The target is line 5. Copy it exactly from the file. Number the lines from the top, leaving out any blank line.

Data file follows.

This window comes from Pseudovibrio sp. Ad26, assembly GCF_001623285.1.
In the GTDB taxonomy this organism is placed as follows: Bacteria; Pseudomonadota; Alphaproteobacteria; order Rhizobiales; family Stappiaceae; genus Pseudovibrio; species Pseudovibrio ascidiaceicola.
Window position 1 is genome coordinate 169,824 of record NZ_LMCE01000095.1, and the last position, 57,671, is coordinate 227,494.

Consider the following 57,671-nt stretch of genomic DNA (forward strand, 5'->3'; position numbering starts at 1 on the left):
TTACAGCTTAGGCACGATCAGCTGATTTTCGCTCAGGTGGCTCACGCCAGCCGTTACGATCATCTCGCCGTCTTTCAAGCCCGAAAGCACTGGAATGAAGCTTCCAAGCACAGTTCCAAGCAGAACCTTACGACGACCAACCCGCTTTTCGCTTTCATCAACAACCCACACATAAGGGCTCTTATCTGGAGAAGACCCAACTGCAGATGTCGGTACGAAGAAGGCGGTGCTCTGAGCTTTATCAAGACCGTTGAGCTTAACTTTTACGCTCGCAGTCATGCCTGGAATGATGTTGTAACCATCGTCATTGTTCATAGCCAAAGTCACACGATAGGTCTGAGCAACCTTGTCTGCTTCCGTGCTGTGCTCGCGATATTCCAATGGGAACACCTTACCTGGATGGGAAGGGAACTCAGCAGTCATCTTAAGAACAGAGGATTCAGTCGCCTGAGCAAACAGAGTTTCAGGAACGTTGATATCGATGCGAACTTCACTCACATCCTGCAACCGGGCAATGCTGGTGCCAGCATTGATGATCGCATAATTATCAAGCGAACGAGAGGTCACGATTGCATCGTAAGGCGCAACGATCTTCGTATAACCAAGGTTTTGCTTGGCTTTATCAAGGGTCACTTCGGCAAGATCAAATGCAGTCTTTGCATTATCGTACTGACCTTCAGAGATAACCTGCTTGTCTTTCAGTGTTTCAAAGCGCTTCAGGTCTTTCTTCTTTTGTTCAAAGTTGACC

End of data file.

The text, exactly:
TTACAGCTTAGGCACGATCAGCTGATTTTCGCTCAGGTGGCTCACGCCAGCCGTTACGATCATCTCGCCGTCTTTCAAGCCCGAAAGCACTGGAATGAAGCTTCCAAGCACAGTTCCAAGCAGAACCTTACGACGACCAACCCGCTTTTCGCTTTCATCAACAACCCACACATAAGGGCTCTTATCTGGAGAAGACCCAACTGCAGATGTCGGTACGAAGAAGGCGGTGCTCTGAGCTTTATCAAGACCGTTGAGCTTAACTTTTACGCTCGCAGTCATGCCTGGAATGATGTTGTAACCATCGTCATTGTTCATAGCCAAAGTCACACGATAGGTCTGAGCAACCTTGTCTGCTTCCGTGCTGTGCTCGCGATATTCCAATGGGAACACCTTACCTGGATGGGAAGGGAACTCAGCAGTCATCTTAAGAACAGAGGATTCAGTCGCCTGAGCAAACAGAGTTTCAGGAACGTTGATATCGATGCGAACTTCACTCACATCCTGCAACCGGGCAATGCTGGTGCCAGCATTGATGATCGCATAATTATCAAGCGAACGAGAGGTCACGATTGCATCGTAAGGCGCAACGATCTTCGTATAACCAAGGTTTTGCTTGGCTTTATCAAGGGTCACTTCGGCAAGATCAAATGCAGTCTTTGCATTATCGTACTGACCTTCAGAGATAACCTGCTTGTCTTTCAGTGTTTCAAAGCGCTTCAGGTCTTTCTTCTTTTGTTCAAAGTTGACC